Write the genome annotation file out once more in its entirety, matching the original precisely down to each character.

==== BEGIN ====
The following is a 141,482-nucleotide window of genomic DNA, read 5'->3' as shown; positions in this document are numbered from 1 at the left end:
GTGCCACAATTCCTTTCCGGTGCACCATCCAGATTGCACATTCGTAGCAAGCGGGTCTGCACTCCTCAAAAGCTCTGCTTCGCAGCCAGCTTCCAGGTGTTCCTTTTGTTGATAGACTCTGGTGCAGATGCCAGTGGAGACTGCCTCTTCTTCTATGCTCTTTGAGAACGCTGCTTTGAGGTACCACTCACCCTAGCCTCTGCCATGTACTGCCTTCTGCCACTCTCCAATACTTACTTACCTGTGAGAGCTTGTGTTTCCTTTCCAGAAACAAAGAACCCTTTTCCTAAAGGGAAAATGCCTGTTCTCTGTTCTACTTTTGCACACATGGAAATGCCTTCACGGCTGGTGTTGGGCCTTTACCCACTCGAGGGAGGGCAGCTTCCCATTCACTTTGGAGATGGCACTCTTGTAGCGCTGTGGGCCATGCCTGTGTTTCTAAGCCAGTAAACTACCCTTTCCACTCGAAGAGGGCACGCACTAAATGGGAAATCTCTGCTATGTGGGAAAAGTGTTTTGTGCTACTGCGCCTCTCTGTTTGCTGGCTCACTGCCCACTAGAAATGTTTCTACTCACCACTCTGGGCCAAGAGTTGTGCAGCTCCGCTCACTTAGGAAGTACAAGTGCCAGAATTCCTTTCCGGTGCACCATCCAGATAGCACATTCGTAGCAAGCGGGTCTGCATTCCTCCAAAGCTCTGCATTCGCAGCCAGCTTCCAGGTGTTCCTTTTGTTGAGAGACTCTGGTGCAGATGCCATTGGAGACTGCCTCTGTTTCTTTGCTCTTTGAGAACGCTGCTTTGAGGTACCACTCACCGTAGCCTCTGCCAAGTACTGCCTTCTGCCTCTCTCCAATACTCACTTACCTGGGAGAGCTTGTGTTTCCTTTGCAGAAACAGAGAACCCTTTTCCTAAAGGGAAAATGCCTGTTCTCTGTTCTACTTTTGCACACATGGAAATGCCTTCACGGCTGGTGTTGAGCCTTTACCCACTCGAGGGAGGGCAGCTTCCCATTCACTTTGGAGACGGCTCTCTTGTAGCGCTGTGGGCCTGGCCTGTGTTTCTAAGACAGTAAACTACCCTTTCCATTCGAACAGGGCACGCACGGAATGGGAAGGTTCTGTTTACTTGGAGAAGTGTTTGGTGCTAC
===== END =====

The following is a 141,482-nucleotide window of genomic DNA, read 5'->3' as shown; positions in this document are numbered from 1 at the left end:
GTGCCACAATTCCTTTCCGGTGCACCATCCAGATTGCACATTCGTAGCAAGCGGGTCTGCACTCCTCAAAAGCTCTGCTTCGCAGCCAGCTTCCAGGTGTTCCTTTTGTTGATAGACTCTGGTGCAGATGCCAGTGGAGACTGCCTCTTCTTCTATGCTCTTTGAGAACGCTGCTTTGAGGTACCACTCACCCTAGCCTCTGCCATGTACTGCCTTCTGCCACTCTCCAATACTTACTTACCTGTGAGAGCTTGTGTTTCCTTTCCAGAAACAAAGAACCCTTTTCCTAAAGGGAAAATGCCTGTTCTCTGTTCTACTTTTGCACACATGGAAATGCCTTCACGGCTGGTGTTGGGCCTTTACCCACTCGAGGGAGGGCAGCTTCCCATTCACTTTGGAGATGGCACTCTTGTAGCGCTGTGGGCCATGCCTGTGTTTCTAAGCCAGTAAACTACCCTTTCCACTCGAAGAGGGCACGCACTAAATGGGAAATCTCTGCTATGTGGGAAAAGTGTTTTGTGCTACTGCGCCTCTCTGTTTGCTGGCTCACTGCCCACTAGAAATGTTTCTACTCACCACTCTGGGCCAAGAGTTGTGCAGCTCCGCTCACTTAGGAAGTACAAGTGCCAGAATTCCTTTCCGGTGCACCATCCAGATAGCACATTCGTAGCAAGCGGGTCTGCATTCCTCCAAAGCTCTGCATTCGCAGCCAGCTTCCAGGTGTTCCTTTTGTTGAGAGACTCTGGTGCAGATGCCATTGGAGACTGCCTCTGTTTCTTTGCTCTTTGAGAACGCTGCTTTGAGGTACCACTCACCGTAGCCTCTGCCAAGTACTGCCTTCTGCCTCTCTCCAATACTCACTTACCTGGGAGAGCTTGTGTTTCCTTTGCAGAAACAGAGAACCCTTTTCCTAAAGGGAAAATGCCTGTTCTCTGTTCTACTTTTGCACACATGGAAATGCCTTCACGGCTGGTGTTGAGCCTTTACCCACTCGAGGGAGGGCAGCTTCCCATTCACTTTGGAGACGGCTCTCTTGTAGCGCTGTGGGCCTGGCCTGTGTTTCTAAGACAGTAAACTACCCTTTCCATTCGAACAGGGCACGCACGGAATGGGAAGGTTCTGTTTACTTGGAGAAGTGTTTGGTGCTAC